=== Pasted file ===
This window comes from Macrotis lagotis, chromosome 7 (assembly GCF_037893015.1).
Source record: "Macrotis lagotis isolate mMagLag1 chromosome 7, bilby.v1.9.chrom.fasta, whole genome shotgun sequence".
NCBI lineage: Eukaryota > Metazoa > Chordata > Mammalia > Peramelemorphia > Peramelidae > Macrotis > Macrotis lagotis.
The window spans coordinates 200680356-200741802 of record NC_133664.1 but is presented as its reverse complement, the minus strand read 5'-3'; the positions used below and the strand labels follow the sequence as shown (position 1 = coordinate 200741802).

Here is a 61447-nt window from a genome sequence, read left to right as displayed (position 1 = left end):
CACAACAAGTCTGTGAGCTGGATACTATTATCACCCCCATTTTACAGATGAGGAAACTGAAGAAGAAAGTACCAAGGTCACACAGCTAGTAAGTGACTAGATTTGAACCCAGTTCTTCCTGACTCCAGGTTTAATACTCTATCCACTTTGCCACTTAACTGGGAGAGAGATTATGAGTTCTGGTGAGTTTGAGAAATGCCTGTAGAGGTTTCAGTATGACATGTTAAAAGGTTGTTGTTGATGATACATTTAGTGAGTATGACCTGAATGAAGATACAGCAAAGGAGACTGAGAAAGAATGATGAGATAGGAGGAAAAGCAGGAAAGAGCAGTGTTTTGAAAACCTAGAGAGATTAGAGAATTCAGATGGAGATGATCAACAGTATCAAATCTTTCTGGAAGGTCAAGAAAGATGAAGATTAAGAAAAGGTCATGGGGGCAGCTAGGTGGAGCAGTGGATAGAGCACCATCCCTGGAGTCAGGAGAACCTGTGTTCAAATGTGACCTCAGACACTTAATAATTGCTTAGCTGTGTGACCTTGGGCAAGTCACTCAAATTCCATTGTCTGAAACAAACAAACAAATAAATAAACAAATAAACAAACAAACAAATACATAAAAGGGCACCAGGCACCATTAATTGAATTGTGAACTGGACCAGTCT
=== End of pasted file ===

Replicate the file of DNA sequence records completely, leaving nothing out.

This window comes from Macrotis lagotis, chromosome 7 (assembly GCF_037893015.1).
Source record: "Macrotis lagotis isolate mMagLag1 chromosome 7, bilby.v1.9.chrom.fasta, whole genome shotgun sequence".
NCBI lineage: Eukaryota > Metazoa > Chordata > Mammalia > Peramelemorphia > Peramelidae > Macrotis > Macrotis lagotis.
The window spans coordinates 200680356-200741802 of record NC_133664.1 but is presented as its reverse complement, the minus strand read 5'-3'; the positions used below and the strand labels follow the sequence as shown (position 1 = coordinate 200741802).

Here is a 61447-nt window from a genome sequence, read left to right as displayed (position 1 = left end):
CACAACAAGTCTGTGAGCTGGATACTATTATCACCCCCATTTTACAGATGAGGAAACTGAAGAAGAAAGTACCAAGGTCACACAGCTAGTAAGTGACTAGATTTGAACCCAGTTCTTCCTGACTCCAGGTTTAATACTCTATCCACTTTGCCACTTAACTGGGAGAGAGATTATGAGTTCTGGTGAGTTTGAGAAATGCCTGTAGAGGTTTCAGTATGACATGTTAAAAGGTTGTTGTTGATGATACATTTAGTGAGTATGACCTGAATGAAGATACAGCAAAGGAGACTGAGAAAGAATGATGAGATAGGAGGAAAAGCAGGAAAGAGCAGTGTTTTGAAAACCTAGAGAGATTAGAGAATTCAGATGGAGATGATCAACAGTATCAAATCTTTCTGGAAGGTCAAGAAAGATGAAGATTAAGAAAAGGTCATGGGGGCAGCTAGGTGGAGCAGTGGATAGAGCACCATCCCTGGAGTCAGGAGAACCTGTGTTCAAATGTGACCTCAGACACTTAATAATTGCTTAGCTGTGTGACCTTGGGCAAGTCACTCAAATTCCATTGTCTGAAACAAACAAACAAATAAATAAACAAATAAACAAACAAACAAATACATAAAAGGGCACCAGGCACCATTAATTGAATTGTGAACTGGACCAGTCT